Actions on Google – Part 2

Actions on Google – Part 2

By | April 2nd, 2018
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You can read Part 1 from here:- DESIGN AN

APP In the following segments we will attempt to design our own app for the

Google Assistant platform. In the spirit of the new year, let us try to

keep things light and try to design an application that tells you your

fortune in a […]


You can read Part 1 from here:-

In the following segments we will attempt to design our own app for the Google Assistant platform. In the spirit of the new year, let us try to keep things light and try to design an application that tells you your fortune in a comic manner. To start off, we should come up with a set of sample conversations to get an idea of how we want our app to look. Thankfully, as we said, prototyping on Dialogflow is
pretty easy.

Create an Actions project and Dialogflow agent

To develop for Actions on Google, you need to create an Actions project and Dialogflow agent. The Actions project lets you register your actions, manage your app through the approval process,
view analytics for your app, and more. The Dialogflow agent defines what users can say to your app and
how your app processes user input.

Creating an Actions Project
• Open the Google Developer Console > navigate to Actions on Google.
• Click on Add Project, enter FortuneGuru for the project name, and click Create Project.
• In the Dialogflow flashcard, click on the BUILD button and then ‘Create Actions On Dialogflow’ to start building actions.
• On the next screen, you see the Dialogflow console with information automatically populated in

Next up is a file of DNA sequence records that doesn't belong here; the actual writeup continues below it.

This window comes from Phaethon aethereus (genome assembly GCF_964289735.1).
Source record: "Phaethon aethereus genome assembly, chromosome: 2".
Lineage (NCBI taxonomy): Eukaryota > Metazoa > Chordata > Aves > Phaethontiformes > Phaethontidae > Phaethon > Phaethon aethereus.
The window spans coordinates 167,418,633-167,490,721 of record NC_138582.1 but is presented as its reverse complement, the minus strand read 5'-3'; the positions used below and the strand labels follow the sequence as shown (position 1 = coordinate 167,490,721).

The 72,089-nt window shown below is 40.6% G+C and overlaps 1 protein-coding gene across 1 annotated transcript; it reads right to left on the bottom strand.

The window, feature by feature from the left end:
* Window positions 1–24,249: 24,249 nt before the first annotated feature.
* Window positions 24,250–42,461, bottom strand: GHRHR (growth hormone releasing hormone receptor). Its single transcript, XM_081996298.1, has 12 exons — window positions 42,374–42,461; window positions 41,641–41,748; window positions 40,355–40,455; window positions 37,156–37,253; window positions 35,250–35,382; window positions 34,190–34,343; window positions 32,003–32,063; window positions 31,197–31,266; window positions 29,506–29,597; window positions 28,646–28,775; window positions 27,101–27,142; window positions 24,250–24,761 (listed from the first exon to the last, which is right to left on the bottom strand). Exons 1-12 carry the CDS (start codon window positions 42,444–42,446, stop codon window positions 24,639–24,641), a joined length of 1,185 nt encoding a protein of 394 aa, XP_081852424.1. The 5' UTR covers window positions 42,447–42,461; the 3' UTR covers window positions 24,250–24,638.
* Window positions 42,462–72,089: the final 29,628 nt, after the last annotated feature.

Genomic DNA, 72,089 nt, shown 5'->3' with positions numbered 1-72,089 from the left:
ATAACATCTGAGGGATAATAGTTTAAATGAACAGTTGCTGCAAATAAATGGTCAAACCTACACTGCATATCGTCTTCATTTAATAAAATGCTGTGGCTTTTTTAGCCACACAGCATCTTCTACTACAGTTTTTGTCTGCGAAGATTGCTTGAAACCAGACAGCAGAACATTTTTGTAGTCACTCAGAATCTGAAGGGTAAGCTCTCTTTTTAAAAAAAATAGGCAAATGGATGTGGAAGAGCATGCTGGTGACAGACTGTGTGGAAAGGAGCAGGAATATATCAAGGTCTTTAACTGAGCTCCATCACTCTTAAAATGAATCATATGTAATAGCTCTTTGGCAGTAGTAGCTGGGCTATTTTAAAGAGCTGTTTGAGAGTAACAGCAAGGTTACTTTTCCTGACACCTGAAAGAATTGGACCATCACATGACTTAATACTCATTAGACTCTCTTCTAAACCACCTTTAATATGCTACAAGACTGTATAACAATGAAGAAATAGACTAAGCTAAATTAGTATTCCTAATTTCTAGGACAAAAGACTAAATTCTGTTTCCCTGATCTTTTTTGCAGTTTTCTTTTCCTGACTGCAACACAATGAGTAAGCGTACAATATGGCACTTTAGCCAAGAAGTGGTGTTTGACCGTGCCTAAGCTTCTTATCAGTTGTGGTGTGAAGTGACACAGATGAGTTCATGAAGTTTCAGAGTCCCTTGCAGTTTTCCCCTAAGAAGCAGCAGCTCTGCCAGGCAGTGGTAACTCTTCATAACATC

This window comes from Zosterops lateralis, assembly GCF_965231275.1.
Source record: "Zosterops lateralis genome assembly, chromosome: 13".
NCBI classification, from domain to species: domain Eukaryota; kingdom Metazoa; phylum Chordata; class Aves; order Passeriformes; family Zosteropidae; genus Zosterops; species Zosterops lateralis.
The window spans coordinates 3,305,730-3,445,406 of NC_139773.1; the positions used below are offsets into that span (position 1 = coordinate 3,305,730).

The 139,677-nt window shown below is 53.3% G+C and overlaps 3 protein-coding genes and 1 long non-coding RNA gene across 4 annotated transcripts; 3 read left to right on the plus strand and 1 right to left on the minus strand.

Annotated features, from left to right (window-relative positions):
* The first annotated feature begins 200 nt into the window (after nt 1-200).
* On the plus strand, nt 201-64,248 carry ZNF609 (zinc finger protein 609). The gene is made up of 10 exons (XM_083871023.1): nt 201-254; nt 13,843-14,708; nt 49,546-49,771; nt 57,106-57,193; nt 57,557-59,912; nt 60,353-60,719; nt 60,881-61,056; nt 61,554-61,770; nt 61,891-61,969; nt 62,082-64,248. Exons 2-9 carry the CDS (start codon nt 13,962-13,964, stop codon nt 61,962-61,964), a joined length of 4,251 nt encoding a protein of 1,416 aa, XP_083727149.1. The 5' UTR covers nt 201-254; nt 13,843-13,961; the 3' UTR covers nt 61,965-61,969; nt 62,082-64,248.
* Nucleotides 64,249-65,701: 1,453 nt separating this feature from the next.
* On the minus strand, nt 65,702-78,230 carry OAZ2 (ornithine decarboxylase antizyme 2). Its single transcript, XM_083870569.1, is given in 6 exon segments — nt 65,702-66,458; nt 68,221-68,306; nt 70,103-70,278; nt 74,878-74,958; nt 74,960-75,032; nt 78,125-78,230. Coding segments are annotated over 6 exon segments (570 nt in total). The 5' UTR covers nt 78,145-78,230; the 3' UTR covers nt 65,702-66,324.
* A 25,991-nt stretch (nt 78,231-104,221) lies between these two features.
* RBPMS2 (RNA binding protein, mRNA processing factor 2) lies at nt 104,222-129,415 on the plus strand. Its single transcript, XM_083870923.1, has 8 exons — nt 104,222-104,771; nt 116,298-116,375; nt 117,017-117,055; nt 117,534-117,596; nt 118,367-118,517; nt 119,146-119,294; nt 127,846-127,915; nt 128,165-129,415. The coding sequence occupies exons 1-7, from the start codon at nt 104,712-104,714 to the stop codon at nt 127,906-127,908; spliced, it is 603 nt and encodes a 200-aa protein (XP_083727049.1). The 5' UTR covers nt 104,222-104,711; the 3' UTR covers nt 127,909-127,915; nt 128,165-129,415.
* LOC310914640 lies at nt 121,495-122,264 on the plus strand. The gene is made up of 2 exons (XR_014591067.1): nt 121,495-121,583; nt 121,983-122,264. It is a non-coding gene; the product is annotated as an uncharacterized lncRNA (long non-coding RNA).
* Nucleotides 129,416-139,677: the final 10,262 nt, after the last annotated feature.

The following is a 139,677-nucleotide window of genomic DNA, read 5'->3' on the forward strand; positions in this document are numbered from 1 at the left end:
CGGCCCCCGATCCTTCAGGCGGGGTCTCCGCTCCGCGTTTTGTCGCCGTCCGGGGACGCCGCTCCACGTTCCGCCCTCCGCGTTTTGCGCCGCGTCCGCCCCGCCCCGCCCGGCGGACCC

an agent. Click Create to save the demo agent.
• Your agent will eventually call some fulfillment logic that you’ll build later to return a response
with the user’s fortune, but for now let’s keep a dummy fulfillment.
• Click the Fulfillment menu item and then move the disabled slider for Webhook to the right to ‘Enabled’. Enter a dummy URL for now,
like We’ll update this URL when our actual fulfillment service is ready.
Finally click Save.

Define actions and invocation
• When creating a Dialogflow agent a default intent is automatically created. This intent represents
the main entry to your conversation app. All your apps must have at least this main action defined,
so that Actions on Google knows how to invoke your app. The intent has an action field that specifies
an action name. When an intent is triggered, this is sent to your fulfillment so it can map the action’s name to the task to carry out.
• For the default Welcome Intent, delete the pre-populated responses in the Text response fields by clicking on the trash can icon in the upperright corner. Click on ADD MESSAGE CONTENT > Text response, specify the following response instead, and click Save.
“Hi! Welcome to FortuneGuru! Let’s get started. What is your birth date?”
• Now, when users invoke your app, they face the above welcome message and can know experience your app. In general, responses should guide users on what to say next and to stay within your conversation

Define your conversation grammar
• A group of Dialogflow intents collectively constitute your app’s conversation grammar and what
tasks to carry out when users speak particular phrases of your grammar. As Dialogflow already pre-packages a natural language understanding (NLU) engine, it auformation, and Voice & Audio Activity
permissions on the Activity controls page for your Google account. Without this you will not be able to use the Actions Simulator, which lets you test your actions on the web without a hardware device. Click on try in Google Assistant link on the upper right hand side of the Actions page.
Note: If you’re presented with the Actions simulator splash screen, click Start to authenticate with your Google account.
In the Actions Simulator, type in talk to my test app in the Input area of the simulator to begin testing the app. Enter a birth date and then a color when the app prompts you to receive your ‘fortune’.